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Re: In-optional out

From: David Hull <dmh@tibco.com>
Date: Tue, 29 Mar 2005 15:33:27 -0500
To: Marc Hadley <Marc.Hadley@Sun.COM>
Cc: public-ws-async-tf@w3.org
Message-id: <4249BB97.3090309@tibco.com>

Marc Hadley wrote:

> On Mar 29, 2005, at 1:51 PM, David Hull wrote:
>
>>  Marc Hadley wrote:
>>  This is all a bit confusing. SOAP doesn't define anything like an 
>> ACK, that's an application level construct (assuming its a SOAP 
>> message) so the in-(out|ACK) MEP is just a SOAP in-out (or 
>> request/response).
>>
>>  My understanding was that, if there were no explicit reply, you 
>> would still want to get back an empty (i.e., non-SOAP) message with a 
>> 202 code.  This is distinct from, e.g.,  the receiver simply closing 
>> the connection.  Thus the (possible) need to introduce the notion of 
>> an ACK at the SOAP level.
>>
> I think my confusion here stems from the fact that SOAP MEPs only talk 
> about exchanging SOAP messages not underlying protocol exchanges 
> (that's where the binding comes in) so if the ACK is purely at the 
> underlying protocol level then it won't show up as part of the SOAP MEP.

The question then is whether it is enough to model POST in/202 out as 
in-[out] with no out, or whether the SOAP layer needs to report that 
/something/ happened.  If it needs to report that something happened, 
then it can't very well report a SOAP message arrived, and we (or 
someone :-) will have to create some new construct -- which I'm calling 
an ACK -- to describe what happened.

>
>
> Marc.
>
>>  This would not be an application-level construct.  The application 
>> may well view things differently.  For example, it might consider 
>> sending the request and getting back a reply or fault as separate 
>> events.
>>
>>  E.g.
>>
>>
>>
>> App View
>>
>> SOAP View
>>
>>
>> App sends request, reply-to: a callback, fault-to: the back channel
>>
>> Sender sends the inbound message of an in-[out]
>>
>>
>> (normal processing) App gets reply on callback
>>
>> Receiver sends back ACK.  And that's it (sending back the reply is a 
>> separate interaction)
>>
>>
>> (fault processing) App gets a fault
>>
>> Receiver sends back a message (and that's it).
>>
>>
>>
>>
>>
>>  Marc.
>>
>>  On Mar 29, 2005, at 12:46 PM, David Hull wrote:
>>
>>
>>   I've just read over the minutes from last week, and I'm doubly 
>> sorry I missed the discussion.  I'd also like to thank Jonathan for 
>> the clear and thorough minutes.
>>
>>   When I first heard of an in-[out] (or even [in]-[out]) "über MEP", 
>> it seemed like it was trying to generalize any possible MEP.  An 
>> in-only would be treated as [in]-[out] with an in and no out, and so 
>> forth.
>>
>>   This seemed like a bad idea.  It wouldn't actually cover all 
>> possible MEPs, but it would add a layer of complexity to in-only or 
>> even in-out ("in-out is [in]-[out] with both in and out present" as 
>> opposed to "in-out is in-out").  Thence the George Carlin quote about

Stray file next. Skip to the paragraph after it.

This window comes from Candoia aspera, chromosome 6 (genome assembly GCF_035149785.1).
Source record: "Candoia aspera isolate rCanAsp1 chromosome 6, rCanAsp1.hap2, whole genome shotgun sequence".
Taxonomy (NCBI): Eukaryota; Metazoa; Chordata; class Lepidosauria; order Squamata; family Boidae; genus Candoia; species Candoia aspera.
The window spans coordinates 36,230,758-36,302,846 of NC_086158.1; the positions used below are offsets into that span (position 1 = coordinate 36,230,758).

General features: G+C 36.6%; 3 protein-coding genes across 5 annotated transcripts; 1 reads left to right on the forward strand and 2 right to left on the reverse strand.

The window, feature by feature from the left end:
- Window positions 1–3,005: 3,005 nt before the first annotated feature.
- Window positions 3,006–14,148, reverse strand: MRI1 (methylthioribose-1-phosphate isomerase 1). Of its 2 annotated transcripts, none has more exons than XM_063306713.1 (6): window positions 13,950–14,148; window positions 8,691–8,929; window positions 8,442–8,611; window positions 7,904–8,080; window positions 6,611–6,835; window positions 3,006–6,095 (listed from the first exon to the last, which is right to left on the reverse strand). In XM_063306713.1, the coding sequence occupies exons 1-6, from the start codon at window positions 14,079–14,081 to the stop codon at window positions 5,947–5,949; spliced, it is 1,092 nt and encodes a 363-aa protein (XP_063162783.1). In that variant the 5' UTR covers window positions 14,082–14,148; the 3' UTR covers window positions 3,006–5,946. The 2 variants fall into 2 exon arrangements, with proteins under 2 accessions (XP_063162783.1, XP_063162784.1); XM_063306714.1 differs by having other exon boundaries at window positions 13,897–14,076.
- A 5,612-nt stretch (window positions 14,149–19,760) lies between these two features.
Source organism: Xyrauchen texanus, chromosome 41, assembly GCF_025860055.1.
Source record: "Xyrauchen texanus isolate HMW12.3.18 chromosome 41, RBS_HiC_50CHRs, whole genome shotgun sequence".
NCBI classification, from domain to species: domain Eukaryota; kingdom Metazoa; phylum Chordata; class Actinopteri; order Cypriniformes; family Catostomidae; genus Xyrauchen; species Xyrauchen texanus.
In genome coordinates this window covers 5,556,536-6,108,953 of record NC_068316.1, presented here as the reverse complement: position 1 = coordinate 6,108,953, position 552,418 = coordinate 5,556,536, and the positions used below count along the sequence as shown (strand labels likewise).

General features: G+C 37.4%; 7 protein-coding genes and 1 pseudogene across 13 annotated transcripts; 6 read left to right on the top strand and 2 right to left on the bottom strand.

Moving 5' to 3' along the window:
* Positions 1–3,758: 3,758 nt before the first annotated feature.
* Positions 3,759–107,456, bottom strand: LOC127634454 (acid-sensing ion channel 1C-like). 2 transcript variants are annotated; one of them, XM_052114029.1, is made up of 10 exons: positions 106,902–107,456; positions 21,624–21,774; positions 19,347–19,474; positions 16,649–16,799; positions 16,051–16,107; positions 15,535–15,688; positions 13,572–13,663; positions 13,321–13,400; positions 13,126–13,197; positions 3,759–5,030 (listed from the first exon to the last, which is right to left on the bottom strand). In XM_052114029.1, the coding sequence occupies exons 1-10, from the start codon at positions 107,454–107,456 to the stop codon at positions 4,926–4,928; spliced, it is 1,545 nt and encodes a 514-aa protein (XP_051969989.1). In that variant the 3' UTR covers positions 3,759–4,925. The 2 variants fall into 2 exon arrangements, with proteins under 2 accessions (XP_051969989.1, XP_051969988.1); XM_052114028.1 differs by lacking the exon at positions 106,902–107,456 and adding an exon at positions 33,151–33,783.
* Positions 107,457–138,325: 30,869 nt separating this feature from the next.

>> volleyball being team ping-pong with a raised net etc.
>>
>>   Reading through the minutes, though, in-[out] looks to be more 
>> narrowly focused on an important fact of life: In some scenarios you 
>> can't tell in advance whether you will get an application-level reply 
>> on the back-channel.  For example, if the normal course of action 
>> were to send messages on to the "approval" and "logging" endpoints 
>> given in the message addressing properties, while a fault should come 
>> back on the back-channel, you would have to find out dynamically 
>> which alternative was actually in effect.  I suppose the 
>> request/reply case with the one of the two endpoints directed to the 
>> back-channel and the other directed elsewhere would also be an example.
>>
>>   In such cases, the in-[out] pattern captures the fact that you 
>> might get back a message on the back-channel, or you might just get 
>> back an ACK.  It doesn't quite capture the possibility of getting 
>> more than one message back on the back-channel (e.g., two or more 
>> non-mutually-exclusive endpoints both pointed at the back-channel), 
>> but perhaps it could be expanded to cover that, too.  It might also 
>> be better to describe the pattern as "in-(out|ACK)", emphasizing that 
>> something always comes back (if that's what we mean).
>>
>>   As a side-effect, we could also model a one-way WSDL MEP as an 
>> in-[out] with just an ACK coming back.
>>
>>   This is all described at the SOAP level, without reference to HTTP 
>> or any other physical binding, which is why I say "ACK" instead of 
>> "202".  It's up to the binding to say what form the ACK takes.
>>
>>   With this in place, as I understand it:
>>
>>      •     a in-only message would manifest as in-[out] with just an 
>> ACK in reply
>>
>>      •     existing synchronous request/reply still manifests as 
>> request/reply
>>      •     asynchronous request/reply manifests as in-[out]
>>   Is this all roughly correct?
>>
>>
>>
>>
>>
>>
>>  ---
>>  Marc Hadley <marc.hadley at sun.com>
>>  Business Alliances, CTO Office, Sun Microsystems.
>>
>>
>>
>>
> ---
> Marc Hadley <marc.hadley at sun.com>
> Business Alliances, CTO Office, Sun Microsystems.
>
Received on Tuesday, 29 March 2005 20:34:00 GMT

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